“The urgency of climate change requires deep reductions in carbon emissions. But even that will not fully address the crisis we face. We need to push aggressively on direct air capture technologies to meet the aggressive goals that are needed. I am convinced direct air capture can be a major contributor to meeting the climate change challenge.”

Marty Durbin

President, Global Energy Institute, U.S. Chamber of Commerce

“Few predicted or planned for the ‘shale revolution’, yet a combination of early government research, industry innovation and risk-taking entrepreneurs led to the US being the largest producer of natural gas and oil, and greater use of natural gas has significantly reduced air emissions. There is no reason to believe a similar formula can’t make direct air capture another breakthrough, disruptive technology that helps us achieve our carbon reduction imperative.”

Nicholas Eisenberger

President, Global Thermostat

“When I started working on Direct Air Capture over a decade ago, I saw it as a useful tool for addressing climate change. But now it’s clear that it is far more than that — a critical linchpin for enabling carbon removal, a catalyst for a whole new industrial revolution, a key driver of equitable economic development. Achieving this vision is both necessary and possible, but it will take vigorous bi-partisan cooperation and broad societal engagement to make happen. I am thrilled to work with the BPC Advisory Council on one of the most important endeavors of our time.”

Christoph Gebald

Co-Founder and Co- CEO, Climeworks

“Climeworks was founded on the commitment to create a solution that empowers everyone to act on climate change. Direct Air Capture (DAC) can play a significant role in achieving this and supports governments, companies, and individuals alike in reaching net-zero and avoiding the worst effects of climate change. DAC also opens up new avenues for green jobs, generating investments, and accelerating sustainable industrial transformation. I am therefore excited to be joining the BPC DAC Advisory Council and look forward to advancing DAC in collaboration with my fellow Council members.”

Michael J. Graff

Executive Vice President & Executive Committee Member, Air Liquide Group Chairman & Chief Executive Officer, American Air Liquide Holdings, Inc.

“Innovative low-carbon technologies and the development of technology like direct air capture will require the engagement and contributions of a diverse range of industries, including technology developers, operators and their key customers. I look forward to contributing my insight and perspective leading one of the foremost industrial gas companies in the Americas, to help inform the policy discussions of today that will ultimately guide the deployment of the low-carbon technologies of tomorrow.”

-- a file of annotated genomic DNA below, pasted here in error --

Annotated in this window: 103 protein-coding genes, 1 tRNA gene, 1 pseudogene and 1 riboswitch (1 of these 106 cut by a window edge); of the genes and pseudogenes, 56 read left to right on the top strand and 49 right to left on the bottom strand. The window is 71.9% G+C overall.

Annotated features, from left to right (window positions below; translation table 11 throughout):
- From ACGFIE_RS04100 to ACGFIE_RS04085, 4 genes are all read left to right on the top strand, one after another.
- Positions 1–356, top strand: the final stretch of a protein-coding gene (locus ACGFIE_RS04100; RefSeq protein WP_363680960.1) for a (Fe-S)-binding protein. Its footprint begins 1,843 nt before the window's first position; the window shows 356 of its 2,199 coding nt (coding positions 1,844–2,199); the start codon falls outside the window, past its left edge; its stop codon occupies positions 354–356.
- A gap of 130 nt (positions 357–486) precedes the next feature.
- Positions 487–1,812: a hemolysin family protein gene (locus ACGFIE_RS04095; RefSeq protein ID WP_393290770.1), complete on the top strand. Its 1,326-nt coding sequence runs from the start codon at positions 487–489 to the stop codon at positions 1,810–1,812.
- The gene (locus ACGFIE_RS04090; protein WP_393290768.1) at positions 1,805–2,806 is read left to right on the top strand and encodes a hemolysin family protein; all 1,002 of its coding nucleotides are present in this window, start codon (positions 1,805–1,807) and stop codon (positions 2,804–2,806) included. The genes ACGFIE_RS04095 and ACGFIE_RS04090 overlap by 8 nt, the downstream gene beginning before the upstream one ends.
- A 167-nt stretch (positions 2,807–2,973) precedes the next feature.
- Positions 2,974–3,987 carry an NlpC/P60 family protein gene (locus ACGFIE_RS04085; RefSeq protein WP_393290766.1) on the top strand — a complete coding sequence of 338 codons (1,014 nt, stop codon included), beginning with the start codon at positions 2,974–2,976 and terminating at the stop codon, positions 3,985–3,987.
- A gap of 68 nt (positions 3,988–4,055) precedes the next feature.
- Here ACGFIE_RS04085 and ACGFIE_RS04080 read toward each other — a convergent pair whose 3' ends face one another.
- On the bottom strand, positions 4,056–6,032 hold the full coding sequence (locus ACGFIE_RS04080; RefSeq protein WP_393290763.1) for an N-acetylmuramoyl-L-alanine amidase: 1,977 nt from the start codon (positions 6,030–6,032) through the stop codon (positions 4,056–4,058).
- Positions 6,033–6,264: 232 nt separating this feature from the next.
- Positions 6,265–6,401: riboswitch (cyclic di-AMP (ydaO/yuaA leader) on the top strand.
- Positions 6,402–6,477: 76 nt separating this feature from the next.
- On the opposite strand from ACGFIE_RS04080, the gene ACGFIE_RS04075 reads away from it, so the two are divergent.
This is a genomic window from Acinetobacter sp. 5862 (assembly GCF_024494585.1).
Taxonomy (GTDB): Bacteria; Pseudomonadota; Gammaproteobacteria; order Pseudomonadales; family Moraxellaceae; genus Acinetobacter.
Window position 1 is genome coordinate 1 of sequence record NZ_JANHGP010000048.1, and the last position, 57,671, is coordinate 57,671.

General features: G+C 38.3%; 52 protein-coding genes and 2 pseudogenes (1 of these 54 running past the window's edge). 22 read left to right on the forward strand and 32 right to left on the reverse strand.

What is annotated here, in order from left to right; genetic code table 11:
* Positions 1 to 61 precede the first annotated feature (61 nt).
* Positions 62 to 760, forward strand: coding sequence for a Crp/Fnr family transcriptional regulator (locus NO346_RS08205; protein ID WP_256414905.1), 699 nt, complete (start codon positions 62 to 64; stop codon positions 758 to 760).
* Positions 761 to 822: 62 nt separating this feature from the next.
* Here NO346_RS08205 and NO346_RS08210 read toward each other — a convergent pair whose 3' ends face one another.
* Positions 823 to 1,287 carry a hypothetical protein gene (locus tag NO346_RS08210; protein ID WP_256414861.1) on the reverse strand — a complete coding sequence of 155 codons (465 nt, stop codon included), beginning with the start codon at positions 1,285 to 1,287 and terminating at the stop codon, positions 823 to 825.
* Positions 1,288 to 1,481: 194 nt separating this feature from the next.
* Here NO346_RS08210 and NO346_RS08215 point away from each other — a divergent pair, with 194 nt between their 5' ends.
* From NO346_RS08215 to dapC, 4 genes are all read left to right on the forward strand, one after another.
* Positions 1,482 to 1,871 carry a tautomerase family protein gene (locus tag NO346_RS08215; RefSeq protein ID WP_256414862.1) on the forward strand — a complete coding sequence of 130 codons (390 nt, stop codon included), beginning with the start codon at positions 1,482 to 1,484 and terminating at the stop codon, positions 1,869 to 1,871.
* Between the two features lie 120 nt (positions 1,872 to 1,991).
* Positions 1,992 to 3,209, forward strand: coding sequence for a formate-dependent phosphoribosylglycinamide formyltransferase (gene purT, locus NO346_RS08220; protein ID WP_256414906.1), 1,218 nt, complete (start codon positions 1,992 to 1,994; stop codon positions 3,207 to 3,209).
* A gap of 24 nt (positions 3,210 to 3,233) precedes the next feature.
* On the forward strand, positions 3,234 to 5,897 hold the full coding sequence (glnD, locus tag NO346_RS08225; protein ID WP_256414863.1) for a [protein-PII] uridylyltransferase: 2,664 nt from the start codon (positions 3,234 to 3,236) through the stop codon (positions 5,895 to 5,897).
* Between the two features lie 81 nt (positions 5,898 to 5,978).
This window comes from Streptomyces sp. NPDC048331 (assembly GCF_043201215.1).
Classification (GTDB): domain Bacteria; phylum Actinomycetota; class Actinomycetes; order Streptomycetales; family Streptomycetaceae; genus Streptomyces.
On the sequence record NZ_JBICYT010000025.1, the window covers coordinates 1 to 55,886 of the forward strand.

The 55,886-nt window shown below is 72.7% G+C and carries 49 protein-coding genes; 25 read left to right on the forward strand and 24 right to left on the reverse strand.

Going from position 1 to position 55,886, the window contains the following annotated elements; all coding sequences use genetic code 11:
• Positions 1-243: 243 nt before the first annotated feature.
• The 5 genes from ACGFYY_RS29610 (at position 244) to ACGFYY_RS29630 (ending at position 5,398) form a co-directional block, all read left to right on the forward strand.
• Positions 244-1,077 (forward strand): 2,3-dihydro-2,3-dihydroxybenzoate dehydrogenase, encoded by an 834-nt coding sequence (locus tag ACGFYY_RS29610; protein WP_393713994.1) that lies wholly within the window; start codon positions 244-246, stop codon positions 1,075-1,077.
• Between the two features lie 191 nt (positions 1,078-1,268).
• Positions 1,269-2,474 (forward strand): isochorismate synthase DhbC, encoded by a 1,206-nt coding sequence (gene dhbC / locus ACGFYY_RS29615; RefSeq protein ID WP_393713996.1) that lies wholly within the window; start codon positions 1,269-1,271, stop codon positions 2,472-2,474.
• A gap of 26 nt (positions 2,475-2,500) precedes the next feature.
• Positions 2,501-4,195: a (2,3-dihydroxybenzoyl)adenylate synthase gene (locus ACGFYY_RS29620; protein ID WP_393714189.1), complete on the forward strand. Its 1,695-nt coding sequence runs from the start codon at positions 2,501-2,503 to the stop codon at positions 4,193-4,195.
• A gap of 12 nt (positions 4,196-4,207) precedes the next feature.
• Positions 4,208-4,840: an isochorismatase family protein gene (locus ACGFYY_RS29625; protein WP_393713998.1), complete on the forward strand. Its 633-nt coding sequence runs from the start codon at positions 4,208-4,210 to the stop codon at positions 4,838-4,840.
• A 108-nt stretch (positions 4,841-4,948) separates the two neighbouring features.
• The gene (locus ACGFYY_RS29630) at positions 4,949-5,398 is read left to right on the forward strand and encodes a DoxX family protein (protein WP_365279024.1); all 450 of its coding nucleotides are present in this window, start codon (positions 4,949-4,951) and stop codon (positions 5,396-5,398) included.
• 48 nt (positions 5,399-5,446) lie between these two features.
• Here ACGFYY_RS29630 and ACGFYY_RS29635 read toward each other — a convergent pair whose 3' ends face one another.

Jason Grumet

CEO, American Clean Power Association

“While speeding deployment of clean energy technologies is the top priority, removing past carbon emissions is essential for meeting our climate goals. The BPC Direct Air Capture Advisory Council plays a key role developing and promoting policies to scale essential and cost-effective DAC solutions.”

Chris Hessler

Founding Partner, AJW Inc.

“The council will define opportunities for government and industry collaboration to drive advances in direct air capture – a rapidly emerging technology. By supporting direct air capture, we can build on a long, successful history of global economic leadership in emission management technologies that make our industries and businesses more competitive in the global markets.”

Whitney Jones

Associate Director, Rhodium Group

“Every year that global emissions continue unabated, the required pace of future reductions accelerates, and the quantity of CO2 emissions that ultimately needs to be removed from the atmosphere grows. With the right policy and investment support to help it scale, direct air capture can play a pivotal role in balancing emissions, especially in hard-to-decarbonize sectors, and in helping to achieve global climate targets.”

Dan Lashof

Director, World Resources Institute United States

“Renewable energy, energy efficiency, and energy storage are critical to reducing carbon emissions but on their own are insufficient to limiting dangerous temperature rise. It’s imperative that we develop and deploy technologies that remove carbon from the air like direct air capture to increase our ability to avoid the worst effects of climate change. We owe it to ourselves and our children to use every tool at our disposal.”

David Owens

Former Executive Vice President, Edison Electric Institute

“I believe that grid transformation is essential to addressing and adapting to climate change, particularly increased reliance on renewable and clean energy sources and grid digitization to enhance resiliency for severe weather events. We need every tool at our disposal to tackle the climate crisis and negative emission technologies like direct air capture help mitigate risks to our critical energy infrastructure.”

Matt Reeves

Global Head of Carbon Credits and DAC Venture Executive, ExxonMobil Low Carbon Solutions

For the world to reach net zero, negative emissions technologies are going to be needed. None holds greater promise than Direct Air Capture. The current operating capacity for DAC is very small, but the long-term potential is huge. Irrespective of where the breakthrough occurs or who achieves it, ExxonMobil Low Carbon Solutions will have an important role to play, and we look forward to working with the BPC DAC Advisory Council to develop policies that incentivize DAC deployment and achieve commercialization at scale.

John Thompson

Technology and Markets Director, Clean Air Task Force

Removing emissions from the atmosphere will be necessary to reach net-zero by 2050. Direct Air Capture is a promising emissions removal technology that, with the right support, has the potential to help us achieve this goal. The U.S. must continue its leadership on DAC policy by funding research to lower costs and supporting new projects that gain insights from learning-by-doing.